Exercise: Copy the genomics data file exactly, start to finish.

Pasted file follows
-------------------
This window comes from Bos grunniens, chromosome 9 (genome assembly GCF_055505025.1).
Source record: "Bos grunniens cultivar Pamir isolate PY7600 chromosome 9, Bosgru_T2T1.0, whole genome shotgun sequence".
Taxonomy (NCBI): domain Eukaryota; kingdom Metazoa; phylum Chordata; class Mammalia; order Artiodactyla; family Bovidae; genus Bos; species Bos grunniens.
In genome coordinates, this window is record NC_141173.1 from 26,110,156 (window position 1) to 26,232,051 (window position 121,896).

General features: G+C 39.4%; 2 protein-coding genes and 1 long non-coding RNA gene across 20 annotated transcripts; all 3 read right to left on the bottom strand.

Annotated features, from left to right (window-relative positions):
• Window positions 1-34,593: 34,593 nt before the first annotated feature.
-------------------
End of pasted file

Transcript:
This window comes from Bos grunniens, chromosome 9 (genome assembly GCF_055505025.1).
Source record: "Bos grunniens cultivar Pamir isolate PY7600 chromosome 9, Bosgru_T2T1.0, whole genome shotgun sequence".
Taxonomy (NCBI): domain Eukaryota; kingdom Metazoa; phylum Chordata; class Mammalia; order Artiodactyla; family Bovidae; genus Bos; species Bos grunniens.
In genome coordinates, this window is record NC_141173.1 from 26,110,156 (window position 1) to 26,232,051 (window position 121,896).

General features: G+C 39.4%; 2 protein-coding genes and 1 long non-coding RNA gene across 20 annotated transcripts; all 3 read right to left on the bottom strand.

Annotated features, from left to right (window-relative positions):
• Window positions 1-34,593: 34,593 nt before the first annotated feature.